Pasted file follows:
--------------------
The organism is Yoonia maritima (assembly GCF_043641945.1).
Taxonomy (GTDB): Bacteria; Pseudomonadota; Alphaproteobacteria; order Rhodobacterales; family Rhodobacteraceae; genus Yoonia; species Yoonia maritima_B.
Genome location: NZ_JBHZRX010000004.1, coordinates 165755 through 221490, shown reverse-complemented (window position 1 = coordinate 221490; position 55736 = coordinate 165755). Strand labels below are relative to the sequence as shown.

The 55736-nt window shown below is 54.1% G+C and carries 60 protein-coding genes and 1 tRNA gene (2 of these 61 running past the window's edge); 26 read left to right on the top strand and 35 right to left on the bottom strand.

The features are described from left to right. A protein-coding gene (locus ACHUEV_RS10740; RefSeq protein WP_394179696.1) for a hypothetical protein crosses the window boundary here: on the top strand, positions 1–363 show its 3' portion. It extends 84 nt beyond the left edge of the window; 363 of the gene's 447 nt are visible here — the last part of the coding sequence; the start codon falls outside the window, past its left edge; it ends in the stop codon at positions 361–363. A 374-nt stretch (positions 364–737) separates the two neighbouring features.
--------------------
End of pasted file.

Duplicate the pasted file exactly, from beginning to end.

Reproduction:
The organism is Yoonia maritima (assembly GCF_043641945.1).
Taxonomy (GTDB): Bacteria; Pseudomonadota; Alphaproteobacteria; order Rhodobacterales; family Rhodobacteraceae; genus Yoonia; species Yoonia maritima_B.
Genome location: NZ_JBHZRX010000004.1, coordinates 165755 through 221490, shown reverse-complemented (window position 1 = coordinate 221490; position 55736 = coordinate 165755). Strand labels below are relative to the sequence as shown.

The 55736-nt window shown below is 54.1% G+C and carries 60 protein-coding genes and 1 tRNA gene (2 of these 61 running past the window's edge); 26 read left to right on the top strand and 35 right to left on the bottom strand.

The features are described from left to right. A protein-coding gene (locus ACHUEV_RS10740; RefSeq protein WP_394179696.1) for a hypothetical protein crosses the window boundary here: on the top strand, positions 1–363 show its 3' portion. It extends 84 nt beyond the left edge of the window; 363 of the gene's 447 nt are visible here — the last part of the coding sequence; the start codon falls outside the window, past its left edge; it ends in the stop codon at positions 361–363. A 374-nt stretch (positions 364–737) separates the two neighbouring features.